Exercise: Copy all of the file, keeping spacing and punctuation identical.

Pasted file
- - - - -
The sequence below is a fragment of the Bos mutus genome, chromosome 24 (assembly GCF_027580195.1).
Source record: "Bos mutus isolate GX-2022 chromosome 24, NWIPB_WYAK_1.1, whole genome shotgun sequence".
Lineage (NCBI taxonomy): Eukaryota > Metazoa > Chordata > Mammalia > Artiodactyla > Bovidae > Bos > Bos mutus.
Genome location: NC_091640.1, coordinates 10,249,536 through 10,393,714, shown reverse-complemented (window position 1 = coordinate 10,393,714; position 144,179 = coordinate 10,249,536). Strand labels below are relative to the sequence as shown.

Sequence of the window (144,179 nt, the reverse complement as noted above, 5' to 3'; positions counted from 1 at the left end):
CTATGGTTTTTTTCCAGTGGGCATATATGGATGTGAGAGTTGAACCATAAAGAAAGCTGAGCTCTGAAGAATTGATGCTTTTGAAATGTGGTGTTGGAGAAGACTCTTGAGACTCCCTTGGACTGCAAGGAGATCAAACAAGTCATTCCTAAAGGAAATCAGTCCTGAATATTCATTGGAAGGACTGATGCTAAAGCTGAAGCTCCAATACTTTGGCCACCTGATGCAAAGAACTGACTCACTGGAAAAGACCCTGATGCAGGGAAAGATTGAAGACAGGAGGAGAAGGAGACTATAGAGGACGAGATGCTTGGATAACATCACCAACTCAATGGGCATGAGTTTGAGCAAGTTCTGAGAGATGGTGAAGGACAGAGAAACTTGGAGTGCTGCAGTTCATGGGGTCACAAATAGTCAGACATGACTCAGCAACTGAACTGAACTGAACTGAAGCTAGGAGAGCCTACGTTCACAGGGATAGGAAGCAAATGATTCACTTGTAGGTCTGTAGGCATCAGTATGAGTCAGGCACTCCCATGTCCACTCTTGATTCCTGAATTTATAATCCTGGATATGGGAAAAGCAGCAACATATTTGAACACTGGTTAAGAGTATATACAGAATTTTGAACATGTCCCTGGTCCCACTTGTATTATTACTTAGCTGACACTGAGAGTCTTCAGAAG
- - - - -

The sequence below is a fragment of the Bos mutus genome, chromosome 24 (assembly GCF_027580195.1).
Source record: "Bos mutus isolate GX-2022 chromosome 24, NWIPB_WYAK_1.1, whole genome shotgun sequence".
Lineage (NCBI taxonomy): Eukaryota > Metazoa > Chordata > Mammalia > Artiodactyla > Bovidae > Bos > Bos mutus.
Genome location: NC_091640.1, coordinates 10,249,536 through 10,393,714, shown reverse-complemented (window position 1 = coordinate 10,393,714; position 144,179 = coordinate 10,249,536). Strand labels below are relative to the sequence as shown.

Sequence of the window (144,179 nt, the reverse complement as noted above, 5' to 3'; positions counted from 1 at the left end):
CTATGGTTTTTTTCCAGTGGGCATATATGGATGTGAGAGTTGAACCATAAAGAAAGCTGAGCTCTGAAGAATTGATGCTTTTGAAATGTGGTGTTGGAGAAGACTCTTGAGACTCCCTTGGACTGCAAGGAGATCAAACAAGTCATTCCTAAAGGAAATCAGTCCTGAATATTCATTGGAAGGACTGATGCTAAAGCTGAAGCTCCAATACTTTGGCCACCTGATGCAAAGAACTGACTCACTGGAAAAGACCCTGATGCAGGGAAAGATTGAAGACAGGAGGAGAAGGAGACTATAGAGGACGAGATGCTTGGATAACATCACCAACTCAATGGGCATGAGTTTGAGCAAGTTCTGAGAGATGGTGAAGGACAGAGAAACTTGGAGTGCTGCAGTTCATGGGGTCACAAATAGTCAGACATGACTCAGCAACTGAACTGAACTGAACTGAAGCTAGGAGAGCCTACGTTCACAGGGATAGGAAGCAAATGATTCACTTGTAGGTCTGTAGGCATCAGTATGAGTCAGGCACTCCCATGTCCACTCTTGATTCCTGAATTTATAATCCTGGATATGGGAAAAGCAGCAACATATTTGAACACTGGTTAAGAGTATATACAGAATTTTGAACATGTCCCTGGTCCCACTTGTATTATTACTTAGCTGACACTGAGAGTCTTCAGAAG